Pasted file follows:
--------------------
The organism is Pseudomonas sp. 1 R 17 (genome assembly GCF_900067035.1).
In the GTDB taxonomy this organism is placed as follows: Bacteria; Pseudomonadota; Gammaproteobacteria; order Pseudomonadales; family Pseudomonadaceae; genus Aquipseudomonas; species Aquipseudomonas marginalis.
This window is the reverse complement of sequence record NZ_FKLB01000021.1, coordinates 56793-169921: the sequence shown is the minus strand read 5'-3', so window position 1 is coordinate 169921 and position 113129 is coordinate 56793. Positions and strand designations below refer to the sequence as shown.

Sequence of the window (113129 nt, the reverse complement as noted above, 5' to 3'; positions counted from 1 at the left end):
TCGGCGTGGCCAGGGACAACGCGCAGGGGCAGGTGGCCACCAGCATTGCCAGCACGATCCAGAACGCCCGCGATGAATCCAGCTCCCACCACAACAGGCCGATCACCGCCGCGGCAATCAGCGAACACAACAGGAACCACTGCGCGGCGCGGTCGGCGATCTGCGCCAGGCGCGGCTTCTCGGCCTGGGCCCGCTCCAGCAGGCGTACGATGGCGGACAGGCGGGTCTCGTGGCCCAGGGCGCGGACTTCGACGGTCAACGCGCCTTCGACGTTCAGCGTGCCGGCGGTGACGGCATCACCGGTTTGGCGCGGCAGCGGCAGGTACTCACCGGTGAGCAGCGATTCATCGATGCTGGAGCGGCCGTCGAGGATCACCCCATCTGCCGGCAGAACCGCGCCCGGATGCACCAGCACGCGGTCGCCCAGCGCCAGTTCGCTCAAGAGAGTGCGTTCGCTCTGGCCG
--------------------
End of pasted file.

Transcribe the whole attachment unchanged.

The organism is Pseudomonas sp. 1 R 17 (genome assembly GCF_900067035.1).
In the GTDB taxonomy this organism is placed as follows: Bacteria; Pseudomonadota; Gammaproteobacteria; order Pseudomonadales; family Pseudomonadaceae; genus Aquipseudomonas; species Aquipseudomonas marginalis.
This window is the reverse complement of sequence record NZ_FKLB01000021.1, coordinates 56793-169921: the sequence shown is the minus strand read 5'-3', so window position 1 is coordinate 169921 and position 113129 is coordinate 56793. Positions and strand designations below refer to the sequence as shown.

Sequence of the window (113129 nt, the reverse complement as noted above, 5' to 3'; positions counted from 1 at the left end):
TCGGCGTGGCCAGGGACAACGCGCAGGGGCAGGTGGCCACCAGCATTGCCAGCACGATCCAGAACGCCCGCGATGAATCCAGCTCCCACCACAACAGGCCGATCACCGCCGCGGCAATCAGCGAACACAACAGGAACCACTGCGCGGCGCGGTCGGCGATCTGCGCCAGGCGCGGCTTCTCGGCCTGGGCCCGCTCCAGCAGGCGTACGATGGCGGACAGGCGGGTCTCGTGGCCCAGGGCGCGGACTTCGACGGTCAACGCGCCTTCGACGTTCAGCGTGCCGGCGGTGACGGCATCACCGGTTTGGCGCGGCAGCGGCAGGTACTCACCGGTGAGCAGCGATTCATCGATGCTGGAGCGGCCGTCGAGGATCACCCCATCTGCCGGCAGAACCGCGCCCGGATGCACCAGCACGCGGTCGCCCAGCGCCAGTTCGCTCAAGAGAGTGCGTTCGCTCTGGCCG